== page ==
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Multi-Compartment Approach to Robot Design will Allow Flexible Modular Designs

Similar to how complicated living organisms are developed, molecular robots derive form and functionality from assembled molecules. These robots could have significant applications like being utilized to cure and diagnose diseases in vivo.

The robot’s normal image is composed of motors and circuits, wrapped in metal. Still, the field of molecular robotics, which is being spearheaded in Japan, is starting to alter that.

A schematic diagram of how droplets extracted from a sponge self-assemble into a multicellular body structure. Image Credit: Richard Archer / Shin-Ichiro Nomura

As far as a molecular robot is concerned, the first challenge is building the same as the majority basic requirement of any organism: the body, which holds everything together. However, manufacturing complicated structures, particularly at the microscopic level, has proven to be an engineering nightmare, and several restrictions on what is possible at present exist.

A simple method for creating molecular robots has been developed by a research group at Tohoku University for this issue to be addressed. This can be done for artificial and multicellular-like bodies by making use of molecules which have the potential to organize themselves into the preferred shape.

The team, inclusive of Associate Professor Shin-ichiro Nomura and postdoctoral researcher Richard Archer from the Department of Robotics at the Graduate School of Engineering, has recently reported their discovery in the American Chemical Society’s publication, Langmuir.

Our work demonstrated a simple, self-assembly technique which utilizes phospholipids and synthetic surfactants coated onto a hydrophobic silicone sponge.

Richard Archer, Postdoctoral Researcher, Department of Robotics, Graduate School of Engineering, Tohoku University

When Nomura and his collaborators introduced water into the lipid-coated sponge, the hydrophobic and hydrophilic forces allowed the surfactants and lipids to assemble themselves, thereby enabling water to soak in.

Further, the sponge was placed into oil, instantly developing micron-sized and stabilized aqueous droplets as the water was ejected from the solid support. While being pipetted on the surface of the water, such droplets rapidly assembled into bigger planar macroscopic structures, like bricks coming collectively to develop a wall.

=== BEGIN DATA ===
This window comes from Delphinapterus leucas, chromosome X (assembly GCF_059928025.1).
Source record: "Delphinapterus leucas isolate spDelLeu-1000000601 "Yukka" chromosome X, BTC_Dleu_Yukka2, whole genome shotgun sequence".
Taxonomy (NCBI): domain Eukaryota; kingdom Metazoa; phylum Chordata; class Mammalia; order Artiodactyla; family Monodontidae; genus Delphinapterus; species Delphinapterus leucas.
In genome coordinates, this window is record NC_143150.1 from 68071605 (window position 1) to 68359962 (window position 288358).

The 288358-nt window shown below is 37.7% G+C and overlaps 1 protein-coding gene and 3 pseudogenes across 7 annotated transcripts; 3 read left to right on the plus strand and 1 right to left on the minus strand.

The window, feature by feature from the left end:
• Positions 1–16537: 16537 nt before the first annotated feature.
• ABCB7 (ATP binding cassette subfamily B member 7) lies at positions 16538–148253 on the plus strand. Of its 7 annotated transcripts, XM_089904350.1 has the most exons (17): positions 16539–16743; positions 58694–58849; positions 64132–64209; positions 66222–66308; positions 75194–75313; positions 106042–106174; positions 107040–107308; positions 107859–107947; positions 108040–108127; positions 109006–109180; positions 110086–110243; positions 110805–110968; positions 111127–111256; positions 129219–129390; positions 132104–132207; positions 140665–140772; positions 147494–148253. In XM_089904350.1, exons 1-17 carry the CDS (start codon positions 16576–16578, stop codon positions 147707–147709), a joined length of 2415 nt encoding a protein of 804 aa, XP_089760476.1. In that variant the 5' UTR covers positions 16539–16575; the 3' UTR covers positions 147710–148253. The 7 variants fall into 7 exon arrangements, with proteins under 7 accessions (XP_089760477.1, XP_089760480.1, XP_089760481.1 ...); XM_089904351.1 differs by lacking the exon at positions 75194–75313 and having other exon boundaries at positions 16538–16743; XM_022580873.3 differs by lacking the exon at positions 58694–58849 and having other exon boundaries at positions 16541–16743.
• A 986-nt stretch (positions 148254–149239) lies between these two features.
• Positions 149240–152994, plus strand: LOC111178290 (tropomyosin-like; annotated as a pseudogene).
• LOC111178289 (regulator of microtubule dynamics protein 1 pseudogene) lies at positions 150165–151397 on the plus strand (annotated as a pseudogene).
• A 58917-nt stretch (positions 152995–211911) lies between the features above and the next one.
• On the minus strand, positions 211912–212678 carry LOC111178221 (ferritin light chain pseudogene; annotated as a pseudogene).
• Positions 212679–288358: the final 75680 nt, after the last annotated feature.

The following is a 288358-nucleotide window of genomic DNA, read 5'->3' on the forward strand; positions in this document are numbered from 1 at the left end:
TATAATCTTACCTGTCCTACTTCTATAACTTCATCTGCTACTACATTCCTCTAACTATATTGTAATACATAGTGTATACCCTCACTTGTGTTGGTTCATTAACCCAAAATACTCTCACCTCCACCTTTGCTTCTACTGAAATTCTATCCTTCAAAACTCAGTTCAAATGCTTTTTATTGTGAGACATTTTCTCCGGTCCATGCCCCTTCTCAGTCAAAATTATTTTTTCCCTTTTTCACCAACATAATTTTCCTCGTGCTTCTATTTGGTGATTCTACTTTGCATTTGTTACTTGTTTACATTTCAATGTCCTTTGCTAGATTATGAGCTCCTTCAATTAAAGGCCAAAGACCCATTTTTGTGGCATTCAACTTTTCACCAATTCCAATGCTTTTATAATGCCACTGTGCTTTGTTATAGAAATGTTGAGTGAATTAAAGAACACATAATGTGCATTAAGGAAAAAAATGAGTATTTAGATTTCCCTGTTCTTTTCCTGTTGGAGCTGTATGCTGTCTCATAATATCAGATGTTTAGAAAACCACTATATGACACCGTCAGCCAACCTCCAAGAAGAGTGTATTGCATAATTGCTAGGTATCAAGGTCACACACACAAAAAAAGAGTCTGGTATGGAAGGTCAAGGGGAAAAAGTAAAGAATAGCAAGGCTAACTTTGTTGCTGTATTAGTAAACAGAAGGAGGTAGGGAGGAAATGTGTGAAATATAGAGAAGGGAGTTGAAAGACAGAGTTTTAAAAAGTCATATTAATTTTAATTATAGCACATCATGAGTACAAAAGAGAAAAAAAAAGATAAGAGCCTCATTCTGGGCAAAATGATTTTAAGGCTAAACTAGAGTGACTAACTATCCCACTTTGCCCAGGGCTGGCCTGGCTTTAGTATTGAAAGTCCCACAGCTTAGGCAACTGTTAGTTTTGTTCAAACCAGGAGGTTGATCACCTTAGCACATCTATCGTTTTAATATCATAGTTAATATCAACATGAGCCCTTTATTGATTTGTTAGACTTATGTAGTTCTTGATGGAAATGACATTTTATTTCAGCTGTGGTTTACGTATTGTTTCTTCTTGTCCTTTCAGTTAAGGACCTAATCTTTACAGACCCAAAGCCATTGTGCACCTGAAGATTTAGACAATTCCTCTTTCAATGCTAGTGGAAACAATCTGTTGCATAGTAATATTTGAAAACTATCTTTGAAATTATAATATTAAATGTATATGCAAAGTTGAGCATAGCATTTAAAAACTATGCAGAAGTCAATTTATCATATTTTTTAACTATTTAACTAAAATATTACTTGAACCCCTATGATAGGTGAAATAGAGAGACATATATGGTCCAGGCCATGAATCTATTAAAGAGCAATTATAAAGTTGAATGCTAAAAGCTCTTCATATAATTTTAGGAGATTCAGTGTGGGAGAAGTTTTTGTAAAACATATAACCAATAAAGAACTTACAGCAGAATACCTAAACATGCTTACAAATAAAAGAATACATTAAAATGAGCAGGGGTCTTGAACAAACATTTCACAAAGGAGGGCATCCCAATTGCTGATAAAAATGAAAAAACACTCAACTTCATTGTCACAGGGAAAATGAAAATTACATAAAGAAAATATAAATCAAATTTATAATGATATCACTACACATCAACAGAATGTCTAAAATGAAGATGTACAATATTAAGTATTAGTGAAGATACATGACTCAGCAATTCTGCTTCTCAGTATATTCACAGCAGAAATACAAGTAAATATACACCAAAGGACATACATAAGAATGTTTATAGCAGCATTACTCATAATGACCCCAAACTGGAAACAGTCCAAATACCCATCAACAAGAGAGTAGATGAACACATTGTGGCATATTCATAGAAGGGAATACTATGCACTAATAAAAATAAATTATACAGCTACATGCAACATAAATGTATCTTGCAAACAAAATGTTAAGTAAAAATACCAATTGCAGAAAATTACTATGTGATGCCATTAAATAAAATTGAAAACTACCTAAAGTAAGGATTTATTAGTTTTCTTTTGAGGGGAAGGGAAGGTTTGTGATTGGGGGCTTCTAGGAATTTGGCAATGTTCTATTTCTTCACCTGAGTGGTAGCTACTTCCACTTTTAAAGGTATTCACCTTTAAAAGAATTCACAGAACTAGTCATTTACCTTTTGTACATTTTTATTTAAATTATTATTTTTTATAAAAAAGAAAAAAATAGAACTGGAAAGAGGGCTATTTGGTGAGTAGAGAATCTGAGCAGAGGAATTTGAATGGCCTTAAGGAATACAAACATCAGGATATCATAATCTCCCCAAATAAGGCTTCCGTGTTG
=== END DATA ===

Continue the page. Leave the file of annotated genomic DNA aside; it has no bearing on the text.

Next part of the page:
Our developed technique can easily build centimeter size structures from the assembly of micron-sized compartments and is capable of being done with more than one droplet type. By using different sponges with water containing different solutes, and forming different droplet types, the droplets can combine to form heterogeneous structures. This modular approach to assembly unleashes near endless possibilities.

Richard Archer, Postdoctoral Researcher, Department of Robotics, Graduate School of Engineering, Tohoku University

Also, the team can turn such bodies into controllable devices with induced motion. To perform so, they initiated magnetic nanoparticles into the hydrophobic walls of the multi-compartment structure.

Archer states this multi-compartment method of robot design will enable adaptable modular designs with several functionalities and could rethink what one could imagine robots to be.

Future work here will move us closer to a new generation of robots which are assembled by molecules rather than forged in steel and use functional chemicals rather than silicon chips and motors.

Richard Archer, Postdoctoral Researcher, Department of Robotics, Graduate School of Engineering, Tohoku University

Journal Reference

Archer, R. J., et al. (2023) Scalable Synthesis of Planar Macroscopic Lipid-Based Multi-Compartment Structures. Langmuir.


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